“This time she would break the rules. Even the ones she’d set for herself.”
By turns dark and intriguing, Nine by Rachelle Dekker explores what makes us human and how much choice, if any, we have in what we become. Through a trio of main characters, Dekker presents a narrative that is as timely as it is terrifying, given the current direction of science and military weaponry. Lucy, a young amnesiac, bursts into Zoe Johnson’s carefully-constructed and reclusive life, and the metaphorical house of cards comes crashing down. Part one contains third-person narration, but in part two some of the chapters are narrated in the first person by Lucy, a shift that adds depth and insight. Each girl’s backstory is revealed slowly as the story progresses, and their similarities are essential to the plot. Both have been brainwashed, in a manner of speaking, and their trauma draws them together: Lucy from scientific studies and Zoe from her mother’s cult. Agent Tom Seeley seemingly walks the fine line of double agent, but in this story trust is a quality that gets you killed.
While there is a discernible interplay between goodness and darkness (evil), manifested through a myriad of topics, I am conflicted as to whether I would classify this as a Christian novel. It is marketed as such, and while I can extrapolate a general Christian message from the overall content, I still do not feel quite comfortable labeling it as such. I personally don’t think that if a non-Christian were to pick up this book and read it, they would consider it a Christian work without being told so. There is no profanity, just allusions to people cursing, and none of the characters demonstrate any kind of faith in God that I could see. The bits and pieces of the former cult are the only religion demonstrated in the narrative, and naturally Zoe has a bitter and negative view of such, which was reinforced after leaving the cult. I think that with the storyline, Dekker could have really turned this into a fantastic Christian inspirational novel by the last third of the book, and I’m disappointed that it didn’t happen.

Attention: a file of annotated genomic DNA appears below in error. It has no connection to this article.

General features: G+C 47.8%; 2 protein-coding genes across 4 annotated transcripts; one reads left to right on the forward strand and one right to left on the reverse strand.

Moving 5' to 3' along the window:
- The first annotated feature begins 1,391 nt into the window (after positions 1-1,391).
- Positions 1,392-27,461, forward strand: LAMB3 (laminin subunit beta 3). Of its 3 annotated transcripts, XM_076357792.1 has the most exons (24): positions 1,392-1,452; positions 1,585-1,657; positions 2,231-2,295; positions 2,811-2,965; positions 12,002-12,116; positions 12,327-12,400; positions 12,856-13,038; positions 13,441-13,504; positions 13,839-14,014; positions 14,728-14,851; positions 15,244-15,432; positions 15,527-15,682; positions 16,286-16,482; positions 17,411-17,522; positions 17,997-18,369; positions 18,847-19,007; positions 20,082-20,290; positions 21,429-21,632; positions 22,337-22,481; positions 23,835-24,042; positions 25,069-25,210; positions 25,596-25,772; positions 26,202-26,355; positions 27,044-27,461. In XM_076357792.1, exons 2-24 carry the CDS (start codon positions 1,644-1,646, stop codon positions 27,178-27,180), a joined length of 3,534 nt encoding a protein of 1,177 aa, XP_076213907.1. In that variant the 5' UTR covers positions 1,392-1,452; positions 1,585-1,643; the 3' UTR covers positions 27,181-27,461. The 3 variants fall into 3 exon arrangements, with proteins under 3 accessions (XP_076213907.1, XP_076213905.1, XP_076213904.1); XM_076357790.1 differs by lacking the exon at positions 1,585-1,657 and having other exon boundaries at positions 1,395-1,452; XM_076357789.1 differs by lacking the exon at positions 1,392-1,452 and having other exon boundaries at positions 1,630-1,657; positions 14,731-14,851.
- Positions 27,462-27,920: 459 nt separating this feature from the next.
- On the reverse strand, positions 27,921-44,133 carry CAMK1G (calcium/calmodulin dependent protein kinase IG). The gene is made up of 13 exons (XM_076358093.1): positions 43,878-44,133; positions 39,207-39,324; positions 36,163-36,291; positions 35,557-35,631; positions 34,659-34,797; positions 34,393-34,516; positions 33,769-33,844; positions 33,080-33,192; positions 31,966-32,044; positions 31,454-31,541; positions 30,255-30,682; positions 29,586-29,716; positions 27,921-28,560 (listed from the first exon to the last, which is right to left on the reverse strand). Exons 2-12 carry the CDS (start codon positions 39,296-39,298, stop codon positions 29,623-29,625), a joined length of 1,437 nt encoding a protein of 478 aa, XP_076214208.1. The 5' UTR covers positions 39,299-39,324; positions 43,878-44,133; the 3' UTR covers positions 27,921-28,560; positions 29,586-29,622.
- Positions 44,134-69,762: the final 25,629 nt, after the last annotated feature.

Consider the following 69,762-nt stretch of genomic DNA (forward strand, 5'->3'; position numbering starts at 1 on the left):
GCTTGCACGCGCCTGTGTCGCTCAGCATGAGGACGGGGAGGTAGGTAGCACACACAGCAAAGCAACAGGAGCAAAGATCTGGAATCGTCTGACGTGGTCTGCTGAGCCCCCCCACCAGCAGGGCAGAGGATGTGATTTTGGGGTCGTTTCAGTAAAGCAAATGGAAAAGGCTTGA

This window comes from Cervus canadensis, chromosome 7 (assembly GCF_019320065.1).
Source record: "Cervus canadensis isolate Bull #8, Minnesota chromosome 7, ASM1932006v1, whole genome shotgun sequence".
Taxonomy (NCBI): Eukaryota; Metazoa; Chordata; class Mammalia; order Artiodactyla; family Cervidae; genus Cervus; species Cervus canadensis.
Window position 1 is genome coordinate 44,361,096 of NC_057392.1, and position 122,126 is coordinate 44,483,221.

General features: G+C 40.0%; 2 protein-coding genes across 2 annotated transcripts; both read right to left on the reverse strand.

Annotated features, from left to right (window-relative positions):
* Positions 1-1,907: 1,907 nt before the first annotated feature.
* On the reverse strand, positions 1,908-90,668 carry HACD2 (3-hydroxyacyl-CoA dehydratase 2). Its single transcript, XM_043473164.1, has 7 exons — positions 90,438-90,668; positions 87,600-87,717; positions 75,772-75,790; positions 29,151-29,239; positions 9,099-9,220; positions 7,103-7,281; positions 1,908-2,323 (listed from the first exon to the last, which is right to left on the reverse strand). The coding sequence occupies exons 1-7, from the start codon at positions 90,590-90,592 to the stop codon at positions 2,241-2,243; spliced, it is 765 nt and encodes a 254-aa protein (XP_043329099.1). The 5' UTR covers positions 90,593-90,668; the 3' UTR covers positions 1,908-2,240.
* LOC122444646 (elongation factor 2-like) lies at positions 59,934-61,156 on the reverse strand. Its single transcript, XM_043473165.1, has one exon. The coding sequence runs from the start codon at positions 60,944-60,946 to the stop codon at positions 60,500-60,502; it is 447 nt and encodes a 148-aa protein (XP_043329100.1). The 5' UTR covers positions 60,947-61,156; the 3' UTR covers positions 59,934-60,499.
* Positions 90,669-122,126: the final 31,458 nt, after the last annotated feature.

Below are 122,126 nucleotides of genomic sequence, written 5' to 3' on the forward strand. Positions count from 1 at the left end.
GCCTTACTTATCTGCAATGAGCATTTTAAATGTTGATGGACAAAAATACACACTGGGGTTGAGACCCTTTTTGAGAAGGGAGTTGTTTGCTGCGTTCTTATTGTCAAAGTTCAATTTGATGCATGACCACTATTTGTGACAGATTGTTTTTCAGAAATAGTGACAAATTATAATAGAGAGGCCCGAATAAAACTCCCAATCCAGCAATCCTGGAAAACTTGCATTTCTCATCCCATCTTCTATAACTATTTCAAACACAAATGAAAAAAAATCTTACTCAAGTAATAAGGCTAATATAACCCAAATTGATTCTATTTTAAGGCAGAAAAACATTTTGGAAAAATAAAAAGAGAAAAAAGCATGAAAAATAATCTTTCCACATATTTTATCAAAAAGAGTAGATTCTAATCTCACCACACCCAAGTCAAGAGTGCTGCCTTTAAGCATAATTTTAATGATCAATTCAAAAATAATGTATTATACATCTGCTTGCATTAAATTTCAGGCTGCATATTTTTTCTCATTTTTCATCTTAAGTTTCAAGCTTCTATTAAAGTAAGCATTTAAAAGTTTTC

Delving into the shadowy realms of military experimentation, neuroscience, and ethics, Nine is not for the faint of heart. There are scenes of and descriptions of torture that I could definitely have done without; while I am not naïve enough to believe that such things don’t happen, a sentence or allusion to the events without details would suffice, for me at least. The topic of abuse in the story is handled better in this regard, and I think that the questions Dekker raises about ethics are important and need to be considered, especially as we are rapidly entering into a new era of digital dependency and artificial intelligence. As we move forward, we, like the characters in Nine, have to determine who we are and wherein our identity lies. Otherwise, we open ourselves up to being controlled by whomever our community—be it small or large—says we should. From a Christian perspective, we have two choices: follow Jesus or follow Satan: “Again Jesus spoke to them, saying, ‘I am the light of the world. Whoever follows me will not walk in darkness, but will have the light of life’” (John 8:12).
I received a complimentary copy of this book from Revell and was under no obligation to post a positive review. All opinions are my own.
My rating: 4 stars ♥♥♥♥